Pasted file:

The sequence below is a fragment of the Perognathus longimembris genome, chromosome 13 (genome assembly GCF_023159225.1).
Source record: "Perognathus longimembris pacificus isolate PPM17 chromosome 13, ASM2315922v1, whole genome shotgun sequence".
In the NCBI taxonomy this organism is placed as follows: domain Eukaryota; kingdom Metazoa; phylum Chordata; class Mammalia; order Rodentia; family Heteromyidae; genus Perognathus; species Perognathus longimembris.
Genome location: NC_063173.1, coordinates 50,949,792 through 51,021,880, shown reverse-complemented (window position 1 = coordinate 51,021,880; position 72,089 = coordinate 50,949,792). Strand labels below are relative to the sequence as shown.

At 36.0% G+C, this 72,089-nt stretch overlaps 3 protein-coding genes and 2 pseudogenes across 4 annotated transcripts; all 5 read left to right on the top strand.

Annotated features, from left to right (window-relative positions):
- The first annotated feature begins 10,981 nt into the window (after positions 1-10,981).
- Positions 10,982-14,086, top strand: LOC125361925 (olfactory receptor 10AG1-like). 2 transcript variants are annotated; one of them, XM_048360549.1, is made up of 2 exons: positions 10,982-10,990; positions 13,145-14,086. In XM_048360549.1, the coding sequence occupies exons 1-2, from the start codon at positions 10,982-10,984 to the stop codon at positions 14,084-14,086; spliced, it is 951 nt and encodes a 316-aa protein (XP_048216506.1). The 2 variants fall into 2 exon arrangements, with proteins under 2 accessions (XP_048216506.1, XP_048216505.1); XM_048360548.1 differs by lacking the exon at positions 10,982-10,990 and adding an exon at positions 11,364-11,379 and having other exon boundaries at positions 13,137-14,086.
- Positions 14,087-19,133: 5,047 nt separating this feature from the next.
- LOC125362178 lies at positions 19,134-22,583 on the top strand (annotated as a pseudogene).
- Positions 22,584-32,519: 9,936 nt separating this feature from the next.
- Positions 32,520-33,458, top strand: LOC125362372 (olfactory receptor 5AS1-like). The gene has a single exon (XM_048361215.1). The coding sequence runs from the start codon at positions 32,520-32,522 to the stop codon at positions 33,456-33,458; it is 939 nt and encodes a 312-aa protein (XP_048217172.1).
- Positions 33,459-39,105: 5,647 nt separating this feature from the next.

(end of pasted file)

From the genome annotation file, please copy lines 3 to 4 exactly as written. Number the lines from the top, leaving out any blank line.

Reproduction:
In the NCBI taxonomy this organism is placed as follows: domain Eukaryota; kingdom Metazoa; phylum Chordata; class Mammalia; order Rodentia; family Heteromyidae; genus Perognathus; species Perognathus longimembris.
Genome location: NC_063173.1, coordinates 50,949,792 through 51,021,880, shown reverse-complemented (window position 1 = coordinate 51,021,880; position 72,089 = coordinate 50,949,792). Strand labels below are relative to the sequence as shown.